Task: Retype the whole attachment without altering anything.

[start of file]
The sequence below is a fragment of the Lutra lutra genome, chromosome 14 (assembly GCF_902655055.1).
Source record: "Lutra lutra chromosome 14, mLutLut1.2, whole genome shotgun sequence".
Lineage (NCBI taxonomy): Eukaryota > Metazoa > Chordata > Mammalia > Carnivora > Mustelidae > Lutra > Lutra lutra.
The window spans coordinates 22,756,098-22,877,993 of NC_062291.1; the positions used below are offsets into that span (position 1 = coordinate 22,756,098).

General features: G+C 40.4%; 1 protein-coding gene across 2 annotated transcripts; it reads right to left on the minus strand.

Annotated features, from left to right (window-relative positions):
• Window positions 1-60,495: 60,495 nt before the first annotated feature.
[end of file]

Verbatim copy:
The sequence below is a fragment of the Lutra lutra genome, chromosome 14 (assembly GCF_902655055.1).
Source record: "Lutra lutra chromosome 14, mLutLut1.2, whole genome shotgun sequence".
Lineage (NCBI taxonomy): Eukaryota > Metazoa > Chordata > Mammalia > Carnivora > Mustelidae > Lutra > Lutra lutra.
The window spans coordinates 22,756,098-22,877,993 of NC_062291.1; the positions used below are offsets into that span (position 1 = coordinate 22,756,098).

General features: G+C 40.4%; 1 protein-coding gene across 2 annotated transcripts; it reads right to left on the minus strand.

Annotated features, from left to right (window-relative positions):
• Window positions 1-60,495: 60,495 nt before the first annotated feature.